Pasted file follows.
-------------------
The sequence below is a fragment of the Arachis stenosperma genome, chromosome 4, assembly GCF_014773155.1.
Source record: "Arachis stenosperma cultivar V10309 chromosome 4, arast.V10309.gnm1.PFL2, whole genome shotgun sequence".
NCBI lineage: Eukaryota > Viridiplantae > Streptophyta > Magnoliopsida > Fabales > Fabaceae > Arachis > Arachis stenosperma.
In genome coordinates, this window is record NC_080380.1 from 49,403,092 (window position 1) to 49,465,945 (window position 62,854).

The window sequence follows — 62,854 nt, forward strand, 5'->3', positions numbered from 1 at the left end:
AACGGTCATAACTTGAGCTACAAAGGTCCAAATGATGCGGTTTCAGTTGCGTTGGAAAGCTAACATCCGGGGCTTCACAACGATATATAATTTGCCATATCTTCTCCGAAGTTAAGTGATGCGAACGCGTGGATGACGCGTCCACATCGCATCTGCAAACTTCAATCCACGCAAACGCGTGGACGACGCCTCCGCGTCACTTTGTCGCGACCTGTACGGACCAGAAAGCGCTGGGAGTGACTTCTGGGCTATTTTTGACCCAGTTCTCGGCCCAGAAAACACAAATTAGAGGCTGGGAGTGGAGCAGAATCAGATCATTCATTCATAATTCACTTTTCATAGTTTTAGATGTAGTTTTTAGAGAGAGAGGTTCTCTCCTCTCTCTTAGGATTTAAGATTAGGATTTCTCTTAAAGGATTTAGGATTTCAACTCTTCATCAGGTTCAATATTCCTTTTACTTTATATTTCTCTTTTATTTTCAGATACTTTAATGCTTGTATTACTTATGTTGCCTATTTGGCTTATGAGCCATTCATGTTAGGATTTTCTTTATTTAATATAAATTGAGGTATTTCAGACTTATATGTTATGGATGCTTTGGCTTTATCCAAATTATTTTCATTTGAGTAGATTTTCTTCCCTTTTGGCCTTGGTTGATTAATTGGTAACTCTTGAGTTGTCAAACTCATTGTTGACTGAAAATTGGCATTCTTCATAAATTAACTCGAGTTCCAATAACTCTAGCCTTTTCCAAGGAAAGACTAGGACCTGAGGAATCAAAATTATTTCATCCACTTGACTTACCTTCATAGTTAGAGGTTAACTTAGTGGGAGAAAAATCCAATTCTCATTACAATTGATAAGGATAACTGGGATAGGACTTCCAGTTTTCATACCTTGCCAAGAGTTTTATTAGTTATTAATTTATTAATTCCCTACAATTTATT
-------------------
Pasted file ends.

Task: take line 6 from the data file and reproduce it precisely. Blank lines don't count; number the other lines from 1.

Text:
AACGGTCATAACTTGAGCTACAAAGGTCCAAATGATGCGGTTTCAGTTGCGTTGGAAAGCTAACATCCGGGGCTTCACAACGATATATAATTTGCCATATCTTCTCCGAAGTTAAGTGATGCGAACGCGTGGATGACGCGTCCACATCGCATCTGCAAACTTCAATCCACGCAAACGCGTGGACGACGCCTCCGCGTCACTTTGTCGCGACCTGTACGGACCAGAAAGCGCTGGGAGTGACTTCTGGGCTATTTTTGACCCAGTTCTCGGCCCAGAAAACACAAATTAGAGGCTGGGAGTGGAGCAGAATCAGATCATTCATTCATAATTCACTTTTCATAGTTTTAGATGTAGTTTTTAGAGAGAGAGGTTCTCTCCTCTCTCTTAGGATTTAAGATTAGGATTTCTCTTAAAGGATTTAGGATTTCAACTCTTCATCAGGTTCAATATTCCTTTTACTTTATATTTCTCTTTTATTTTCAGATACTTTAATGCTTGTATTACTTATGTTGCCTATTTGGCTTATGAGCCATTCATGTTAGGATTTTCTTTATTTAATATAAATTGAGGTATTTCAGACTTATATGTTATGGATGCTTTGGCTTTATCCAAATTATTTTCATTTGAGTAGATTTTCTTCCCTTTTGGCCTTGGTTGATTAATTGGTAACTCTTGAGTTGTCAAACTCATTGTTGACTGAAAATTGGCATTCTTCATAAATTAACTCGAGTTCCAATAACTCTAGCCTTTTCCAAGGAAAGACTAGGACCTGAGGAATCAAAATTATTTCATCCACTTGACTTACCTTCATAGTTAGAGGTTAACTTAGTGGGAGAAAAATCCAATTCTCATTACAATTGATAAGGATAACTGGGATAGGACTTCCAGTTTTCATACCTTGCCAAGAGTTTTATTAGTTATTAATTTATTAATTCCCTACAATTTATT